14 March 2017

Tombstone Tuesday: Anne and Lawrence Robbins, Beth Moses Cemetery, Pinelawn, NY

Many genealogists lament trying to locate birth surnames for their married female ancestors. That certainly may be a challenge. But, finding married surnames for those who later changed their surnames may be even more challenging. Such is the case with Anne and Lawrence Robbins. My research indicates that Anne was the daughter of David and Rose Cohen documented in a recent post. She was also the elder sister of Irving Cohen and Melvin Cohen

Here lies Khana daughter of David
SEPT. 24, 1921
SEPT. 6, 2006

Here lies Leibel son of Yosef
SEPT. 20, 1922
FEB. 7, 1987

May their souls be bound in the bonds of the living.

The Long Island Star-Journal posted a legal notice indicating that Lawrence Eunice Roblenski and Anna Roblenski had, on 27 August 1963, petitioned the Surpeme Court of New York in Queens County to change their names to Lawrence Robbins and Anne Robbins.[1] They also requested that their children, Joyce Cynthia and Michael Steven, also assume the new surname. The family members were to assume their new names as of 6 October 1963.

Birth dates for all four family members were included in the legal notice. Lawrence, who had no birth certificate, was born on 26 September 1922 at Anniston, Alabama (his tombstone inscription indicates 20 September 1922). His birth date was certified for the court proceedings by a Notice of Separation from the U.S. Navy. Anna Roblenski, born Anna Cohen, was born 24 September 1921 in Brooklyn, NY.

Anne lived with her parents at 457 Georgia Avenue, Brooklyn in 1930 and at 282 South 3rd Street, Brooklyn in 1940.[2] She was 18 in 1940, had completed two years of high school and worked as an operator at a factory making shoulder pads.

Lawrence, then called Eunice (which he later used as his middle name), was in Westerly, Fayette County, West Virginia in 1930, with his parents Joe and Roxie Roblenski. Joe was a coal miner and Polish immigrant.[3] Roxie was born in Alabama.

Lawrence Eunice Roblenski served in the U.S. Navy from his enlistment on 28 August 1942 in Charleston, West Virginia to at least September 1945. He served on the U.S.S. Wyoming and the U.S.S. Swasey.[4]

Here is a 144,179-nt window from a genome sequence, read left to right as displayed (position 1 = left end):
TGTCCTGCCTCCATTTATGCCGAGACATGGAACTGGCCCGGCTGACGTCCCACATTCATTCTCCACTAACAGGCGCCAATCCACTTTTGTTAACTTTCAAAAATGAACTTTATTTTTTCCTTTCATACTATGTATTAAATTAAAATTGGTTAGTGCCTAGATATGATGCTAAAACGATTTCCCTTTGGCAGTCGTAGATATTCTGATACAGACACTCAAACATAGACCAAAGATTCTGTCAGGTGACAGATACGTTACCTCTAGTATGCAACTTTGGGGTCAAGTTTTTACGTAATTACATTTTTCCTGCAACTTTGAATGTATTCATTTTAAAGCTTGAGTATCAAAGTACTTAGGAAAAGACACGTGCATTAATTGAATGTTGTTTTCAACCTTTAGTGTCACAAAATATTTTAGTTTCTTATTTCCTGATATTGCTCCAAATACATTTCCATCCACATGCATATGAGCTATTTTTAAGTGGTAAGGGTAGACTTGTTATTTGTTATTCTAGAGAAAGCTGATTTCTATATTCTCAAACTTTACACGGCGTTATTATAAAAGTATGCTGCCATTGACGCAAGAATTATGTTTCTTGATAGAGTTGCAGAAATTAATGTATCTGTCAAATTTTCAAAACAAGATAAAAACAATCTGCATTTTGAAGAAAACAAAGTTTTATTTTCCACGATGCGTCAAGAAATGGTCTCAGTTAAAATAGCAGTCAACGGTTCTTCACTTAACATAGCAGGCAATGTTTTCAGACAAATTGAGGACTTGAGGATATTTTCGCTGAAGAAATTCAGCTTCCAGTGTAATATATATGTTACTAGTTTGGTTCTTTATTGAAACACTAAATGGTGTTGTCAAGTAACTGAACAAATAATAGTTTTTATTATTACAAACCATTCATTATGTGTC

Anne had her first child in early 1945. It appears that Anne and Lawrence had a third child, Robert, sometime after the 1963 name change proceedings.[5] After Lawrence's death in 1987, Anne married Joseph Cooper, also a widower with children. She pre-deceased him.

Anne's and Lawrence's graves are in Beth Moses Cemetery, Pinelawn, New York, First Lubiner Progressive Benevolent Association plot, Block 24, Maccabee Road.

1. "Legal Notices," Long Island Star-Journal (Long Island City, New York), 4 September 1963, p. 31; image, Fulton History (http://www.fultonhistory.com : accessed 27 February 2017).
2. 1930 U.S. Census, Kings County, New York, population schedule, Brooklyn, enumeration district 24-1215, sheet 17A, dwelling 54, family 337, Anna Cohen; images, Ancestry (http://www.ancestry.com : accessed 19 February 2017); citing NARA microfilm publication T626, roll 1492.
  1940 U.S. Census, Kings Co., NY. pop. sched., Brooklyn, e.d. 24-1530, sheet 10B, household 214, Anne Cohen; images, Ancestry (http://www.ancestry.com : accessed 19 February 2017); citing NARA microfilm publication T627, roll 2585.
3. 1930 U.S. Census, Fayette County, WV, pop. sched., Waverley, e.d. 10-25, sheet 21-B, dwell. 390, fam. 390, Eunice Roblenski; images, Ancestry (http://www.ancestry.com : accessed 12 March 20170; NARA microfilm pub. T626, roll 2531.
4. "U.S., World War II Navy Muster Rolls, 1938-1949," images, Ancestry (http://www.ancestry.com : accessed 12 March 2017); entries for Lawrence E. Roblenski, service no. 560-13-67; citing NARA Record Group 24.
5. Joseph Cooper obituary, Asbury Park Press (New Jersey), 25 February 2010; transcription, Legacy (http://www.legacy.com : accessed 5 March 2017).


  1. So now our family knows why we could not find any information on "Eunice." His mother Roxie Clark was a sister to my great grandmother both born in Alabama.

  2. So glad my blog post was helpful to you!

  3. Emily, What a wonderful post from your blog! Lawrence Robbins was my great grandfather, Isaac Leonidas "Lon" Newton Clark's nephew. Lawrence's mother, Roxie Clark, was Lon's youngest sister. It was so interesting to read of the life that Lawrence and Anne had, Anne's parents and siblings, and Anne and Lawrence's children. I was wondering if you had help from the family, or did you do all the researching yourself? New York does not release their records to anyone unless you are a direct family member. It makes it hard to research. Some of the cousins from Alabama have a couple of photos of Eunice Lawrence Roblenski-Robbins. If any of his children ever contact you, would you please let them know that we'd love to share them with them? His children would be our cousins. Again, I just want to thank you for all the work you did on the Cohen family. It enabled us to find this long lost cousin, Lawrence Eunice Boblenski-Robbins. Blessings!

    1. Gayle: I did not contact the family for this post. My interest is in documenting families from the town of Lubin/Labun, Russian Empire. As a consequence, I have been documenting those who are buried in the three First Lubiner Progressive Benevolent Association plots in Montefiore and Beth Moses Cemeteries. I did find additional information about Anne and Lawrence's children that I did not share on this blog post due to concerns about maintaining living people's privacy. If you contact me at extrayad(at)gmail.com I can share further information with you.


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